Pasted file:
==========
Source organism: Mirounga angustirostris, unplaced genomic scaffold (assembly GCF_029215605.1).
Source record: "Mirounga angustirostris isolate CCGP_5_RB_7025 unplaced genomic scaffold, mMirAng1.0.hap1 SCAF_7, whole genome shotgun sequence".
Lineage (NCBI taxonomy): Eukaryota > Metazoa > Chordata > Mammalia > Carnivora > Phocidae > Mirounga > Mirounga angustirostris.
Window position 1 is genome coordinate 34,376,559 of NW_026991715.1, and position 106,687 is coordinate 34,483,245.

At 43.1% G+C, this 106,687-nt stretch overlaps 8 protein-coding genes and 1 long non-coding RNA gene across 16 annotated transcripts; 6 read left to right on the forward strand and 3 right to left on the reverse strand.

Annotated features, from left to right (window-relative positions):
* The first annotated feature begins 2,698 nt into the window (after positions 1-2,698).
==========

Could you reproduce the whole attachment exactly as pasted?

Source organism: Mirounga angustirostris, unplaced genomic scaffold (assembly GCF_029215605.1).
Source record: "Mirounga angustirostris isolate CCGP_5_RB_7025 unplaced genomic scaffold, mMirAng1.0.hap1 SCAF_7, whole genome shotgun sequence".
Lineage (NCBI taxonomy): Eukaryota > Metazoa > Chordata > Mammalia > Carnivora > Phocidae > Mirounga > Mirounga angustirostris.
Window position 1 is genome coordinate 34,376,559 of NW_026991715.1, and position 106,687 is coordinate 34,483,245.

At 43.1% G+C, this 106,687-nt stretch overlaps 8 protein-coding genes and 1 long non-coding RNA gene across 16 annotated transcripts; 6 read left to right on the forward strand and 3 right to left on the reverse strand.

Annotated features, from left to right (window-relative positions):
* The first annotated feature begins 2,698 nt into the window (after positions 1-2,698).